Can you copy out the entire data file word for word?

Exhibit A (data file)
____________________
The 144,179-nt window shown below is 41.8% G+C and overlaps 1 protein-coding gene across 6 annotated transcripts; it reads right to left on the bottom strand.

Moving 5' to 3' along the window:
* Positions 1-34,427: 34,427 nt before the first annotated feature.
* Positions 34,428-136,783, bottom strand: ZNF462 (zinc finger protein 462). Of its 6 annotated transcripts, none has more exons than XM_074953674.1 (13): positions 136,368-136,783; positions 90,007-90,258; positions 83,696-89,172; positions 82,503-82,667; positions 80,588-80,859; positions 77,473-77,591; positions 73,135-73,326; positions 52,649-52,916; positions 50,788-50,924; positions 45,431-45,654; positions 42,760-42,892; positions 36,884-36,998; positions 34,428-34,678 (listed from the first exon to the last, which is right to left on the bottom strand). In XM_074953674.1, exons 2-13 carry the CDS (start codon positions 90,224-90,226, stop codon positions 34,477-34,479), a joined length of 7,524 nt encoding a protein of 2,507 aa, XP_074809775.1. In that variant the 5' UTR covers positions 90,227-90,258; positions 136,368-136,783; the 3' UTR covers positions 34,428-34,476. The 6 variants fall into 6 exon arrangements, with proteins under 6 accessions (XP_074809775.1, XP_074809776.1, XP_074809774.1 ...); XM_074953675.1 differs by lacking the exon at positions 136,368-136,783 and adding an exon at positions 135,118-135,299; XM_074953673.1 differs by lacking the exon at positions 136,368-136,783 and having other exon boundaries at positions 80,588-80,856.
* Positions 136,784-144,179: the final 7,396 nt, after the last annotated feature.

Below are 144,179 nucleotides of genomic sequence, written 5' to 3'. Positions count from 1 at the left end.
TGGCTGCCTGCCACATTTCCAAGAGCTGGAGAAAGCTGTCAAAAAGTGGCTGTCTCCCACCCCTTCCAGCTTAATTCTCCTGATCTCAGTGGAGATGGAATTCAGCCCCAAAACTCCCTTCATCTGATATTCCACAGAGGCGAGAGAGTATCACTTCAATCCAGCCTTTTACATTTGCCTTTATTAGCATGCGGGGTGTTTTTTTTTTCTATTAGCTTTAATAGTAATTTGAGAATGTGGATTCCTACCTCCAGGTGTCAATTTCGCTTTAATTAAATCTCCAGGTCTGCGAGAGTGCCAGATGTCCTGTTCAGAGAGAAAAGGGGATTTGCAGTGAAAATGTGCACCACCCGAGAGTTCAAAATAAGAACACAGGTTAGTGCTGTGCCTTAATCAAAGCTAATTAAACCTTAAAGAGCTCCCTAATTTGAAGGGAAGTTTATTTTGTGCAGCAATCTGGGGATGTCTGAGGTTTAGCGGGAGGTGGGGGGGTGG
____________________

The 144,179-nt window shown below is 41.8% G+C and overlaps 1 protein-coding gene across 6 annotated transcripts; it reads right to left on the bottom strand.

Moving 5' to 3' along the window:
* Positions 1-34,427: 34,427 nt before the first annotated feature.
* Positions 34,428-136,783, bottom strand: ZNF462 (zinc finger protein 462). Of its 6 annotated transcripts, none has more exons than XM_074953674.1 (13): positions 136,368-136,783; positions 90,007-90,258; positions 83,696-89,172; positions 82,503-82,667; positions 80,588-80,859; positions 77,473-77,591; positions 73,135-73,326; positions 52,649-52,916; positions 50,788-50,924; positions 45,431-45,654; positions 42,760-42,892; positions 36,884-36,998; positions 34,428-34,678 (listed from the first exon to the last, which is right to left on the bottom strand). In XM_074953674.1, exons 2-13 carry the CDS (start codon positions 90,224-90,226, stop codon positions 34,477-34,479), a joined length of 7,524 nt encoding a protein of 2,507 aa, XP_074809775.1. In that variant the 5' UTR covers positions 90,227-90,258; positions 136,368-136,783; the 3' UTR covers positions 34,428-34,476. The 6 variants fall into 6 exon arrangements, with proteins under 6 accessions (XP_074809775.1, XP_074809776.1, XP_074809774.1 ...); XM_074953675.1 differs by lacking the exon at positions 136,368-136,783 and adding an exon at positions 135,118-135,299; XM_074953673.1 differs by lacking the exon at positions 136,368-136,783 and having other exon boundaries at positions 80,588-80,856.
* Positions 136,784-144,179: the final 7,396 nt, after the last annotated feature.

Below are 144,179 nucleotides of genomic sequence, written 5' to 3'. Positions count from 1 at the left end.
TGGCTGCCTGCCACATTTCCAAGAGCTGGAGAAAGCTGTCAAAAAGTGGCTGTCTCCCACCCCTTCCAGCTTAATTCTCCTGATCTCAGTGGAGATGGAATTCAGCCCCAAAACTCCCTTCATCTGATATTCCACAGAGGCGAGAGAGTATCACTTCAATCCAGCCTTTTACATTTGCCTTTATTAGCATGCGGGGTGTTTTTTTTTTCTATTAGCTTTAATAGTAATTTGAGAATGTGGATTCCTACCTCCAGGTGTCAATTTCGCTTTAATTAAATCTCCAGGTCTGCGAGAGTGCCAGATGTCCTGTTCAGAGAGAAAAGGGGATTTGCAGTGAAAATGTGCACCACCCGAGAGTTCAAAATAAGAACACAGGTTAGTGCTGTGCCTTAATCAAAGCTAATTAAACCTTAAAGAGCTCCCTAATTTGAAGGGAAGTTTATTTTGTGCAGCAATCTGGGGATGTCTGAGGTTTAGCGGGAGGTGGGGGGGTGG